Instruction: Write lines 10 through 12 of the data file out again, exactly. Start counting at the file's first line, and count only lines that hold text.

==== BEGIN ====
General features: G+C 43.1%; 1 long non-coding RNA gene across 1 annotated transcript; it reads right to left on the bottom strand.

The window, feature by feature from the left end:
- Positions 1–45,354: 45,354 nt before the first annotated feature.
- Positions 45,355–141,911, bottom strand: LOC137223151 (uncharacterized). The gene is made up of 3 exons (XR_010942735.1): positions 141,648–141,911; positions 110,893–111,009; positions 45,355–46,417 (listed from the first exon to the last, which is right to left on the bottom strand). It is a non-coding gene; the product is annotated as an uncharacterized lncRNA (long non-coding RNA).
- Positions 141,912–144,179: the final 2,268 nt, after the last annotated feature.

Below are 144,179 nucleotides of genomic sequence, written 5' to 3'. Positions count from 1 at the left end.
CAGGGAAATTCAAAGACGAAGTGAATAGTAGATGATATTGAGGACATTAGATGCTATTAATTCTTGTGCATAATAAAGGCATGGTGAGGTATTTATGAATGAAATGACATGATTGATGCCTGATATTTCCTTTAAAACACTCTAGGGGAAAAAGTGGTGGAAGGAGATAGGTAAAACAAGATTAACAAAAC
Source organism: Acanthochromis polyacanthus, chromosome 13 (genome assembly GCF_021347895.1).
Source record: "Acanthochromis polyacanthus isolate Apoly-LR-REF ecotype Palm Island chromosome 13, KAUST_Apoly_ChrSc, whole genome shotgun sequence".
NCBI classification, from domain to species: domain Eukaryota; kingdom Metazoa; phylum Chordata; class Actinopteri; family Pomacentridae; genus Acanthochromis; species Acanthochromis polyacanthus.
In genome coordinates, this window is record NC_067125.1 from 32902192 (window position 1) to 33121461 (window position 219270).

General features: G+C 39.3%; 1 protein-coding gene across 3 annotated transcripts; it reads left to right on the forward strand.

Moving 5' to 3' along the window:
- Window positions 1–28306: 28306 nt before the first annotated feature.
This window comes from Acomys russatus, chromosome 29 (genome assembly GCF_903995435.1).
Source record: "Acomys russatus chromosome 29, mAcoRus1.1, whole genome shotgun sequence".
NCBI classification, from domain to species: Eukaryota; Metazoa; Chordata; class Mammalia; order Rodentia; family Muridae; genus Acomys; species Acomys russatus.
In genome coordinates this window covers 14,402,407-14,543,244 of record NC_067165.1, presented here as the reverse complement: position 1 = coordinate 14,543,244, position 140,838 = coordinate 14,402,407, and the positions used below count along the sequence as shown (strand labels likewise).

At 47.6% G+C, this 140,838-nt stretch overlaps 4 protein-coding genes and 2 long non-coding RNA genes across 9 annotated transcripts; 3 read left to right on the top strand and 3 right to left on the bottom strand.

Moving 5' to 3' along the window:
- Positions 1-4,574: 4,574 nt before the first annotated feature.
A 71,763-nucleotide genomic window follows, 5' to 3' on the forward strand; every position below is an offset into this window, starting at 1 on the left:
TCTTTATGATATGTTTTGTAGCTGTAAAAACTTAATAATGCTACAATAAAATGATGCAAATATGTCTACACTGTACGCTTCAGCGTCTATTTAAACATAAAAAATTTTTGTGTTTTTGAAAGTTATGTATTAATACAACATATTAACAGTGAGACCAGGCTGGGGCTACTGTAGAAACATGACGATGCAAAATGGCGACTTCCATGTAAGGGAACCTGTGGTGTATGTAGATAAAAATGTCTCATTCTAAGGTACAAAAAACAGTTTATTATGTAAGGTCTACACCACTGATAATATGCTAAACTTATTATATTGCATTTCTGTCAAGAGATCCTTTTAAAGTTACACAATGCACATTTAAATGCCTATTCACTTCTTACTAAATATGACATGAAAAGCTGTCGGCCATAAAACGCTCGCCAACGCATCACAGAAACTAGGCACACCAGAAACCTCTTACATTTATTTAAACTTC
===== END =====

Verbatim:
NCBI classification, from domain to species: domain Eukaryota; kingdom Metazoa; phylum Chordata; class Actinopteri; family Pomacentridae; genus Acanthochromis; species Acanthochromis polyacanthus.
In genome coordinates, this window is record NC_067125.1 from 32902192 (window position 1) to 33121461 (window position 219270).

General features: G+C 39.3%; 1 protein-coding gene across 3 annotated transcripts; it reads left to right on the forward strand.